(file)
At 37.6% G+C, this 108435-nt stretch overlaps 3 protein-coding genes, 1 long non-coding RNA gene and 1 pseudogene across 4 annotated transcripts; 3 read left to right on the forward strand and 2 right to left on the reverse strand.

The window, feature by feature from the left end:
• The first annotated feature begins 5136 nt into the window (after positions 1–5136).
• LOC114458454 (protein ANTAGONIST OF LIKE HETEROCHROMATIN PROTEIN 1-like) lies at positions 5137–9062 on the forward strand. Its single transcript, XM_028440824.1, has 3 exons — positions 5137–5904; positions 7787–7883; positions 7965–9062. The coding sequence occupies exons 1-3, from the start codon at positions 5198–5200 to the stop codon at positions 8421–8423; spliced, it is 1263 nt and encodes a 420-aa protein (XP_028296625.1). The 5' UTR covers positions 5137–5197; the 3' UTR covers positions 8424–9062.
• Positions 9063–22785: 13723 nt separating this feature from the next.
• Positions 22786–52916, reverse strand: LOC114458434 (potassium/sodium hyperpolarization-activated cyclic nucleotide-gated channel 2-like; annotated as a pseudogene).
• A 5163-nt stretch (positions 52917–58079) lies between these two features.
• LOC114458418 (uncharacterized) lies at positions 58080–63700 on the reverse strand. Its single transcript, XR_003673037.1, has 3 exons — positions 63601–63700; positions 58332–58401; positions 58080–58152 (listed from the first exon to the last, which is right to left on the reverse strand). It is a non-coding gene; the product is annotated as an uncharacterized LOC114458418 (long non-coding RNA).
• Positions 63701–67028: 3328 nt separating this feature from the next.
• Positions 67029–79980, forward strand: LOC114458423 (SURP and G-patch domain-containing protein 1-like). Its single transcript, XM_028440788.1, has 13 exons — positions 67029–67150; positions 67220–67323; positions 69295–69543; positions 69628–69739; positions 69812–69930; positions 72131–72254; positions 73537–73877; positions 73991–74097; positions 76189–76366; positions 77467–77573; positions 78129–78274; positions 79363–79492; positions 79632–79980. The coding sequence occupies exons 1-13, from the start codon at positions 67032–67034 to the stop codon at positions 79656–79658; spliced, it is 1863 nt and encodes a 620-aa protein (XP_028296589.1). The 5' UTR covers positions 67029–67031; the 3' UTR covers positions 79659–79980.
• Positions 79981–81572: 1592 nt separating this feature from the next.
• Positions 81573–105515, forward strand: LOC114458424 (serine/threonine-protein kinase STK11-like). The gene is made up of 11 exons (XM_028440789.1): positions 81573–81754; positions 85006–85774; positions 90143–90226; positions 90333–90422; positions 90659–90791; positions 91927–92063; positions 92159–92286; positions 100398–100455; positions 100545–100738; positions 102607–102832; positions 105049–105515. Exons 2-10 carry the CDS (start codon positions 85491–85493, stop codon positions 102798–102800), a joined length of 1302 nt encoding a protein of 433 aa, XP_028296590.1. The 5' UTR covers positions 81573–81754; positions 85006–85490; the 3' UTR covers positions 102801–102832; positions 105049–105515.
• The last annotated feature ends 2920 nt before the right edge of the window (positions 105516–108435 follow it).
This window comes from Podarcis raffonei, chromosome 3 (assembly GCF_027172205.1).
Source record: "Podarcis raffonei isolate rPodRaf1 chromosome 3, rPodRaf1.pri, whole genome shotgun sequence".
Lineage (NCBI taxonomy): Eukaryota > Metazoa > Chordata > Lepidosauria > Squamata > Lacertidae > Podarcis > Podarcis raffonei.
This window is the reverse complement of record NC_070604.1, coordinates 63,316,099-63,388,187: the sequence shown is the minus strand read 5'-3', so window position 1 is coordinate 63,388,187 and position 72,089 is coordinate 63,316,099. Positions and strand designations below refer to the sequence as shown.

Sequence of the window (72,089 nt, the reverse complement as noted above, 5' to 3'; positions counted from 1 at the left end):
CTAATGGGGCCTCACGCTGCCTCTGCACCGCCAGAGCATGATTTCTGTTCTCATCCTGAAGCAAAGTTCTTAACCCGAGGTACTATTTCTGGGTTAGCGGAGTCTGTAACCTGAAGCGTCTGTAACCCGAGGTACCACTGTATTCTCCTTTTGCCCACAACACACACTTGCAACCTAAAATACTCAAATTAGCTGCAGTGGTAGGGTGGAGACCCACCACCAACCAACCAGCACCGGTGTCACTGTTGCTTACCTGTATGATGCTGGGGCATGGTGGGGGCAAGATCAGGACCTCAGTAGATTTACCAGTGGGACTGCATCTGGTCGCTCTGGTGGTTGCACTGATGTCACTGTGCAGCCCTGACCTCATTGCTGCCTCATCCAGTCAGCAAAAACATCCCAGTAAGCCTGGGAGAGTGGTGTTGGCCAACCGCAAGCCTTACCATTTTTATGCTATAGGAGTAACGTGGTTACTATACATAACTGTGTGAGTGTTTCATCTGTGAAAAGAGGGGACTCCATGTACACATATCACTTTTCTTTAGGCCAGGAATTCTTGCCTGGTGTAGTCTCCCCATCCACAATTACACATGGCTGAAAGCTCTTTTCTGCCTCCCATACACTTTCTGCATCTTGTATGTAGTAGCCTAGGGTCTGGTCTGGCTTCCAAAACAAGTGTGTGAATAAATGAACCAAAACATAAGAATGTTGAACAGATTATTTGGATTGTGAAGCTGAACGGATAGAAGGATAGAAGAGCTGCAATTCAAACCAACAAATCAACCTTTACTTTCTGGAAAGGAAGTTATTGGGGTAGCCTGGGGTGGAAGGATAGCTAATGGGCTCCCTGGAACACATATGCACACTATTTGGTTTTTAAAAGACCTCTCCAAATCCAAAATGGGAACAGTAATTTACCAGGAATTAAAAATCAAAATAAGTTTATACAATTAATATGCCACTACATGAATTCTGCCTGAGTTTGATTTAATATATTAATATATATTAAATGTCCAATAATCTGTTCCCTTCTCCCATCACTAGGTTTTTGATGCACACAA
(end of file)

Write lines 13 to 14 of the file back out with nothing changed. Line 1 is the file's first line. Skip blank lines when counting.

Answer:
• The last annotated feature ends 2920 nt before the right edge of the window (positions 105516–108435 follow it).
This window comes from Podarcis raffonei, chromosome 3 (assembly GCF_027172205.1).